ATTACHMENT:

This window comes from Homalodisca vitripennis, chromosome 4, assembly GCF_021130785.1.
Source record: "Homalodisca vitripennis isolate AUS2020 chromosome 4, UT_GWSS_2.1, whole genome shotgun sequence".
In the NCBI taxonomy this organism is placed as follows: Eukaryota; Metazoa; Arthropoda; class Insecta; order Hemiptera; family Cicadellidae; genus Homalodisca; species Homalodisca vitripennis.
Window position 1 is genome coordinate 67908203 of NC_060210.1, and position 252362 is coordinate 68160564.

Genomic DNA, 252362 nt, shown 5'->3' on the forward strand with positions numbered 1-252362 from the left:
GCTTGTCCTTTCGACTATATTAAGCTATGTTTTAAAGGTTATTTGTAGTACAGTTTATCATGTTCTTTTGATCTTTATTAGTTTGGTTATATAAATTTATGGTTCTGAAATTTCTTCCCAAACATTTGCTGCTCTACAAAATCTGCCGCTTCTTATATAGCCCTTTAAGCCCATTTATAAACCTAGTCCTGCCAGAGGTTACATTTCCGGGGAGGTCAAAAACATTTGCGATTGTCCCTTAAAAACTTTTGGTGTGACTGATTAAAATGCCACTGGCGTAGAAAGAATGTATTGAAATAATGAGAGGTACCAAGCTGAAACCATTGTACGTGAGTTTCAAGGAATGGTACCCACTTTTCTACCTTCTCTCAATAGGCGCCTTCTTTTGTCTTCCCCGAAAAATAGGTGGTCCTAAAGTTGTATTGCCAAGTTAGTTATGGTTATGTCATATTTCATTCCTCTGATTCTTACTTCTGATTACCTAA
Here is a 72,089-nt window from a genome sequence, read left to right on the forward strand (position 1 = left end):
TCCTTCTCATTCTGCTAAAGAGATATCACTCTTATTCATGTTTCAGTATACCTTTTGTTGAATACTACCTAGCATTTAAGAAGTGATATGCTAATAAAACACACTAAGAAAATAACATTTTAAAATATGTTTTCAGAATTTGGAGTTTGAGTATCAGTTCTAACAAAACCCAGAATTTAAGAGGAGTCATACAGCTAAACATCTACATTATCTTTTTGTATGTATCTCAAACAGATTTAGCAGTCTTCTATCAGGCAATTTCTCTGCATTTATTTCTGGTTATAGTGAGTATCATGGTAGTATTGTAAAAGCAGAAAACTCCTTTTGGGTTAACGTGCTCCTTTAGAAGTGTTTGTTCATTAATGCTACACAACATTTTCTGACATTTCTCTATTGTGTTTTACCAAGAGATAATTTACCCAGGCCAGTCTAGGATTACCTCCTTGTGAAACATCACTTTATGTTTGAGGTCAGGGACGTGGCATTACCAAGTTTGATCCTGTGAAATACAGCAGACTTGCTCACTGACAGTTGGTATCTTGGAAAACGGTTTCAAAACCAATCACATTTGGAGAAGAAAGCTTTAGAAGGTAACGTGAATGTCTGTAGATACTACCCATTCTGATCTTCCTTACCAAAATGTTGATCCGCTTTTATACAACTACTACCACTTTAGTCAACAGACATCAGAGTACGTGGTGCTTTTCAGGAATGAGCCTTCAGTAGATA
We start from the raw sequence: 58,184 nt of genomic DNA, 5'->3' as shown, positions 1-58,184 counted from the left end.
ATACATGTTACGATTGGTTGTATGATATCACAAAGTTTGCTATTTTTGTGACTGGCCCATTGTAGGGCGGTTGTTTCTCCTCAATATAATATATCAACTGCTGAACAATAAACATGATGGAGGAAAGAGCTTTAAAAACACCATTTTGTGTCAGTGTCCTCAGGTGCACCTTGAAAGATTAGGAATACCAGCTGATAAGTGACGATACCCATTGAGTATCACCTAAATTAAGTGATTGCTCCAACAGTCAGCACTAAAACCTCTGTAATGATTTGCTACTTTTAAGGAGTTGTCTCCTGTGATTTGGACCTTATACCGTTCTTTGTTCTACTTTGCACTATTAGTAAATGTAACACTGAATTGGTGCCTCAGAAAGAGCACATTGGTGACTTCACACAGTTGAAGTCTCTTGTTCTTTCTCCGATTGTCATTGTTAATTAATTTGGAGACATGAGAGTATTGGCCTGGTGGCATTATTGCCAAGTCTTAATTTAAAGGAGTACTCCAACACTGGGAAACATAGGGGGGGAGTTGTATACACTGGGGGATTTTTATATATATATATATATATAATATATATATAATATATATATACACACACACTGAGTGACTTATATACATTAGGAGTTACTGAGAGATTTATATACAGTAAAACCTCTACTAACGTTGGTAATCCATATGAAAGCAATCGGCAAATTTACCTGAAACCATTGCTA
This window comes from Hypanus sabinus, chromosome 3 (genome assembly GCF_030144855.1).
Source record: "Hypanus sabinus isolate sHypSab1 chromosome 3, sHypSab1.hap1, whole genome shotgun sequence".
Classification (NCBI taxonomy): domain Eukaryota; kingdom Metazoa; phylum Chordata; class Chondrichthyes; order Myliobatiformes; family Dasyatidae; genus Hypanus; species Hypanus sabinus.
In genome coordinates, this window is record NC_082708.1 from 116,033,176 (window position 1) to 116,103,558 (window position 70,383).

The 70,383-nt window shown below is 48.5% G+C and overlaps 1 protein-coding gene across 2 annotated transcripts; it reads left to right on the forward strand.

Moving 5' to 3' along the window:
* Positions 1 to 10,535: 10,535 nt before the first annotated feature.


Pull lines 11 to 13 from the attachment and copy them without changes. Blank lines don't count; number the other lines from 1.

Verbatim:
This window comes from Hypanus sabinus, chromosome 3 (genome assembly GCF_030144855.1).
Source record: "Hypanus sabinus isolate sHypSab1 chromosome 3, sHypSab1.hap1, whole genome shotgun sequence".
Classification (NCBI taxonomy): domain Eukaryota; kingdom Metazoa; phylum Chordata; class Chondrichthyes; order Myliobatiformes; family Dasyatidae; genus Hypanus; species Hypanus sabinus.